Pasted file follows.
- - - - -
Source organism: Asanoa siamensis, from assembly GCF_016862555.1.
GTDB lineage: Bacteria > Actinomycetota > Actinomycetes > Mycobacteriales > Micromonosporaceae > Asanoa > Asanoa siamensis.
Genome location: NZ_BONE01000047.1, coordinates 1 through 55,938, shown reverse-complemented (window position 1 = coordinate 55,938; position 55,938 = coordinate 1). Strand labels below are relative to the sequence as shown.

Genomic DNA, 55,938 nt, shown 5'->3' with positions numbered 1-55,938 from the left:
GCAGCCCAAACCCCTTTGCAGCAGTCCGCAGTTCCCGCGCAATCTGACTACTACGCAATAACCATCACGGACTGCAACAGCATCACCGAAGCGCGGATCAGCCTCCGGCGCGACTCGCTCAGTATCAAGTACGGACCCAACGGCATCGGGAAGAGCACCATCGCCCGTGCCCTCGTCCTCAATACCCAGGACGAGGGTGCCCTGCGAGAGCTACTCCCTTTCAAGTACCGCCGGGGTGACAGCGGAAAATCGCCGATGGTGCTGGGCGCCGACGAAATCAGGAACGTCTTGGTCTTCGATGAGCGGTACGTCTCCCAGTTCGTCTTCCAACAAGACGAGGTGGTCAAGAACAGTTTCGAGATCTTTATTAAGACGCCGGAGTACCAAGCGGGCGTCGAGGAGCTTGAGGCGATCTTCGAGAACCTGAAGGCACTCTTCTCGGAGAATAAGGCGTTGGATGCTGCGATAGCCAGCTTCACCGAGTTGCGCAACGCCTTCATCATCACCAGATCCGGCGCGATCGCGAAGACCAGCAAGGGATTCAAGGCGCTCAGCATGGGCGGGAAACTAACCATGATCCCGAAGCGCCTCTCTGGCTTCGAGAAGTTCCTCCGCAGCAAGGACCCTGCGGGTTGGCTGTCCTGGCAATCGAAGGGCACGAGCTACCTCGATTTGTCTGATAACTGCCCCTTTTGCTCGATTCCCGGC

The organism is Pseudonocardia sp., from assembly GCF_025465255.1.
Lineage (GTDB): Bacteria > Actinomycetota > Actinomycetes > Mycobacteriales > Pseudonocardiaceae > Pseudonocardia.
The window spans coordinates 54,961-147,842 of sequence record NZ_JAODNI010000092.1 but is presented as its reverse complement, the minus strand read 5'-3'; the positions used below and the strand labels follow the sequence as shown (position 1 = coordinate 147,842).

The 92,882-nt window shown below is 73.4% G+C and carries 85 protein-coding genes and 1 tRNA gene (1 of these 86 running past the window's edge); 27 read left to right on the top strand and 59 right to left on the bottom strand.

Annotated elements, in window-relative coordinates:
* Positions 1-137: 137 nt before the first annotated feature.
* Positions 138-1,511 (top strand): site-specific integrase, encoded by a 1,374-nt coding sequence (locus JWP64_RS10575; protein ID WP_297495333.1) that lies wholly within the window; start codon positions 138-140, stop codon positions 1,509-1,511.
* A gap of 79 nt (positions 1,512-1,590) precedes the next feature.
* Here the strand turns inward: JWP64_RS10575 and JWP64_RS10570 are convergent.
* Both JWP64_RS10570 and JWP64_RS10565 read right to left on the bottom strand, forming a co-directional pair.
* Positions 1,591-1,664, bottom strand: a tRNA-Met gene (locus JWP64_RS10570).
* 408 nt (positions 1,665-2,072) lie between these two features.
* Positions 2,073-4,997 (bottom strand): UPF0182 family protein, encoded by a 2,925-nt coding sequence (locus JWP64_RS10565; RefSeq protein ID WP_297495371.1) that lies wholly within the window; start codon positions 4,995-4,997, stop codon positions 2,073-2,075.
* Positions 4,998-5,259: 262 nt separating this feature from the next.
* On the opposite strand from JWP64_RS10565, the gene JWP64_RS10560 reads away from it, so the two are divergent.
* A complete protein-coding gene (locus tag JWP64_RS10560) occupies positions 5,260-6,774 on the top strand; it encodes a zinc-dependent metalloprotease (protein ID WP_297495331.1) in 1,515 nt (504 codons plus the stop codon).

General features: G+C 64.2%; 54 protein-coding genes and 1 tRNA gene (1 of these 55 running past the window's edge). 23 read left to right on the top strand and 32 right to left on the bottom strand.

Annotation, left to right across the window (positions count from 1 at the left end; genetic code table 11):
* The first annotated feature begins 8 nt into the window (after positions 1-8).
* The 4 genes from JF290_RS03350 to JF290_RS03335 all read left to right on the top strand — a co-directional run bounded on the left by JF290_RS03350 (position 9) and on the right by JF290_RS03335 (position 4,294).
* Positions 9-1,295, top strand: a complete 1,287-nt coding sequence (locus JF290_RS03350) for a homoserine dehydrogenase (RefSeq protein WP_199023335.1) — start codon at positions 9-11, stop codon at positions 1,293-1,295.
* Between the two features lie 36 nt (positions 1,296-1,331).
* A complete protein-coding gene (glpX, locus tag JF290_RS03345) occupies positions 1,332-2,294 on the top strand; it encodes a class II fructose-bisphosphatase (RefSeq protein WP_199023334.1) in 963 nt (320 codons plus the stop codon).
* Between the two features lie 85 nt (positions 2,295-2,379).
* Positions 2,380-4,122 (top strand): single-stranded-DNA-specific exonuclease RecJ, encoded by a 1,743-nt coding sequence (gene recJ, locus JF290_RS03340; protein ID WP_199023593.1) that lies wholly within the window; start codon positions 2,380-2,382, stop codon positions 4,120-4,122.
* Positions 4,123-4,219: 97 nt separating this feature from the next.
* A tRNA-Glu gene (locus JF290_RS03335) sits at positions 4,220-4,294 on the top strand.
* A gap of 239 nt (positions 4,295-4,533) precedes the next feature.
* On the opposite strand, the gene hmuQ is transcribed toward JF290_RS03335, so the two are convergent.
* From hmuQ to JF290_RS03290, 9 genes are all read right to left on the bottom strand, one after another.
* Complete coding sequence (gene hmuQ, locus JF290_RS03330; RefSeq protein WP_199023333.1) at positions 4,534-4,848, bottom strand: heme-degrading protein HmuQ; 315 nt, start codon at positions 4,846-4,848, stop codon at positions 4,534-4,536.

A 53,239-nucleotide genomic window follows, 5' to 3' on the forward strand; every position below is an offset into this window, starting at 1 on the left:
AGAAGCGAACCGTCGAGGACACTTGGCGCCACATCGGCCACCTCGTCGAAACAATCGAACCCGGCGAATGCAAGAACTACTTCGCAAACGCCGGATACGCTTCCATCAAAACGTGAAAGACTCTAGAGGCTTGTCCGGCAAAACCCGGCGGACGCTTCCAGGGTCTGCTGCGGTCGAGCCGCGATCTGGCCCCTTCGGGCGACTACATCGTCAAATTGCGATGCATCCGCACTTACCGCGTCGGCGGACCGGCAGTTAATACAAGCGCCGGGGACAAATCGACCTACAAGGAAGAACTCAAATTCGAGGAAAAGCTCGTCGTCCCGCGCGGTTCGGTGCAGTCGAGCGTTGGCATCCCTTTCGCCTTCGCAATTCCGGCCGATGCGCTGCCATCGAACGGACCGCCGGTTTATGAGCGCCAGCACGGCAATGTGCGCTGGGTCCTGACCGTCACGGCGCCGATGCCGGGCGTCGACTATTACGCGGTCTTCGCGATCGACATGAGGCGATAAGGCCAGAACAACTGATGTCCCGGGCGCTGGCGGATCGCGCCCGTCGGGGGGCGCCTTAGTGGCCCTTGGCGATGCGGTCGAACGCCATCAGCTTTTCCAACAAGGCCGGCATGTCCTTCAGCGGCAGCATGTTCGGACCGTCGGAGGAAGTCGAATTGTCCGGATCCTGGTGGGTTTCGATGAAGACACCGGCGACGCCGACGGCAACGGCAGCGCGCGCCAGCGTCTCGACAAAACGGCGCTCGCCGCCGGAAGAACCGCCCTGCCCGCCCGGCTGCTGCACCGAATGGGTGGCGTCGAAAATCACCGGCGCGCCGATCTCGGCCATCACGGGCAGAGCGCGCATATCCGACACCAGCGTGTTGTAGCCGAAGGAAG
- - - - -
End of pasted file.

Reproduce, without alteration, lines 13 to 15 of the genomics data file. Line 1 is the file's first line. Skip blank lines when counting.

* A gap of 79 nt (positions 1,512-1,590) precedes the next feature.
* Here the strand turns inward: JWP64_RS10575 and JWP64_RS10570 are convergent.
* Both JWP64_RS10570 and JWP64_RS10565 read right to left on the bottom strand, forming a co-directional pair.